Wednesday, 5 September 2012

Fairy tales - essential to childhood?

                 Why are parents deciding not to read Fairy tales to their children?

The story of Cinderella, Snow White, Hansel and Gretal, Jack and the many wonderful tales which I loved hearing and reading when I was a child. But, these days many parents are shunning these old favourites. According to the Telegraph earlier this year, Fairytales are deemed by many parents to be too scary to be read to their children.

The top ten stories left on the shelf and the reasons why are:

1. Hansel and Gretel - Details two kids abandoned in the forest and likely to scare young children

2. Jack and the Beanstalk - Deemed too 'unrealistic'.

3. Gingerbread Man - Would be uncomfortable explaining gingerbread man gets eaten by a fox

4. Little Red Riding Hood - Deemed unsuitable by parents who have to explain a young girl's grandmother has been eaten by a wolf.

5. Snow White and the Seven Dwarves - the term dwarves was found to be inappropriate

6. Cinderella - Story about a young girl doing all the housework was outdated.

7.Rapunzel - Parents were worried about the focus on a young girl being kidnapped.

8.Rumplestiltskin - Wouldn't be happy reading about executions and kidnapping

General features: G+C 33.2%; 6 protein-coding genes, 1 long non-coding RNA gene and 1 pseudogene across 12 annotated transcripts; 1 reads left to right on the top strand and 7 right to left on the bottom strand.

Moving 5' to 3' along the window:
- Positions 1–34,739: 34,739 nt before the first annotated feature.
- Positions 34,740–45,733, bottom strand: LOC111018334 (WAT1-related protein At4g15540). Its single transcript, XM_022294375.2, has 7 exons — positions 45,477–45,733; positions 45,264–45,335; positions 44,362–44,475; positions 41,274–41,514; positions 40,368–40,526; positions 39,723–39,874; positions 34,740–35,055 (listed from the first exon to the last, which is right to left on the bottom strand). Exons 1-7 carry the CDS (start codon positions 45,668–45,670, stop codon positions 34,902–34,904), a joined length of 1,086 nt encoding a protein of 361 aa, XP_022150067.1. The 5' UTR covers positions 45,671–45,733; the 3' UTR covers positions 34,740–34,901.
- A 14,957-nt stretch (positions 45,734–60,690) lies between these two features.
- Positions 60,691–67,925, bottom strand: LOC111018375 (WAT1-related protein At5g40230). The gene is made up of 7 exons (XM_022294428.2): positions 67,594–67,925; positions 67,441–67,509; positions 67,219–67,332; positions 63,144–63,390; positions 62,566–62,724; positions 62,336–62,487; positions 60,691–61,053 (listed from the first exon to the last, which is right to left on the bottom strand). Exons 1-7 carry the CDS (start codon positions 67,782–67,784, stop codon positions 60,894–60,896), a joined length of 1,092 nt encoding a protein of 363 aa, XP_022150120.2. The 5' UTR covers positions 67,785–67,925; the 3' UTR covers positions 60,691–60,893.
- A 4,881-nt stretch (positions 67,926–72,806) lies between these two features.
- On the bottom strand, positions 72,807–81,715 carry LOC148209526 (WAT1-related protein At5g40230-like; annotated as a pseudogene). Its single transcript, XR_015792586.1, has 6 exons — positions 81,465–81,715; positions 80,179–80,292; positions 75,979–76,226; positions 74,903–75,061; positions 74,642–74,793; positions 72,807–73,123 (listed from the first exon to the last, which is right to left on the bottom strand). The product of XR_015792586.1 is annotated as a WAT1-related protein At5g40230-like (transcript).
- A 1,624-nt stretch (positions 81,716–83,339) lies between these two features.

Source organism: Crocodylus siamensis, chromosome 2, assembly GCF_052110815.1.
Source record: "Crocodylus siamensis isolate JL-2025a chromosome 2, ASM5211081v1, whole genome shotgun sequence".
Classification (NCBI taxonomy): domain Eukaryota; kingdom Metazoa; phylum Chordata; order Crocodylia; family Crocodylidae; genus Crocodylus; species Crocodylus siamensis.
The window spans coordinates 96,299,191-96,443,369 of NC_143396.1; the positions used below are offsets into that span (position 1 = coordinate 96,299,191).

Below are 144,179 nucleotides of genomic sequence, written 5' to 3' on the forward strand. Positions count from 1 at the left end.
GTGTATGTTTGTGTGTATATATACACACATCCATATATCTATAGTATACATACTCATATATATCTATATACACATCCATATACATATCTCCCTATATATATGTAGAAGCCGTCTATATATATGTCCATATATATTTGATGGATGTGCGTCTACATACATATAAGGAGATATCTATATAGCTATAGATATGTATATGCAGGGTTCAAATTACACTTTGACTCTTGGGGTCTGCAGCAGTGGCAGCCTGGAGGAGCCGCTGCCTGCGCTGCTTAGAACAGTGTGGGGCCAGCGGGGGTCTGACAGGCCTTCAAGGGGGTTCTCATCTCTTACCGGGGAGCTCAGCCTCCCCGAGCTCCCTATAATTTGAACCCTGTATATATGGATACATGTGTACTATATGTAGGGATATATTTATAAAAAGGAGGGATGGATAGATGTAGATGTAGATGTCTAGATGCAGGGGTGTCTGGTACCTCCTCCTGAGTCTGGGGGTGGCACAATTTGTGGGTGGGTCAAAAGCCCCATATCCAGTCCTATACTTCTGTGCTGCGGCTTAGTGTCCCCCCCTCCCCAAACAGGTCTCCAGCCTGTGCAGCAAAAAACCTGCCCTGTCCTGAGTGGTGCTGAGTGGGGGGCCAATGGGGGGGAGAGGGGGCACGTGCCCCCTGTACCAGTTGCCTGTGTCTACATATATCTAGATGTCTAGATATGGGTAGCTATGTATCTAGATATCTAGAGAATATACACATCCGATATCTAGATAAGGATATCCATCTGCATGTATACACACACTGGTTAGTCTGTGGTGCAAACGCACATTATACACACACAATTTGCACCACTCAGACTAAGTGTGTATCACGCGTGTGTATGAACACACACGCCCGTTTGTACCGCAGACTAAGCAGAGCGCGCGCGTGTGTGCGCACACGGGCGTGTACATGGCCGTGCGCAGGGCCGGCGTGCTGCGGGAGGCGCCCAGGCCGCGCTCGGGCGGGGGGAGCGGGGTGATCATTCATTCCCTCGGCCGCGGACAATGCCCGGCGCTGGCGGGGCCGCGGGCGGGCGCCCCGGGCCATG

9.Goldilocks and the Three Bears - Sends the wrong messages about stealing

10.Queen Bee - Inappropriate as the story has a character called Simpleton

Yet, a counter argument from a child development expert, Sally Goddard Blythe, claims that by shunning these stories, parents are disregarding an opportunity to teach their children morals:

"Fairy tales help to teach children an understanding of right and wrong, not through direct teaching, but through implication.

"They help to develop imagination and creativity and they help children to understand their own emotional dilemmas in an imaginative way rather than through direct instruction.

"When you don’t give children these stereotypes of good and bad, you don’t give them a moral code on which to start to develop their own lives."

Personally, I see no problem in teaching my daughter the morals in fairy tales. She already has a liking for stories about princesses and many fairy tales feature such characters. When she is old enough to ask questions about what is happening in the tales, I will just be honest with her and ask her to describe what could be wrong in the story. I hope that the stories will not make her cry for being too scary, but if they are I will just explain to her that it is just a story and introduce them again a little later.

You can read more on this story at:

But the one which inspired this post and really sings the praises of fairy tales is:

No comments:

Post a Comment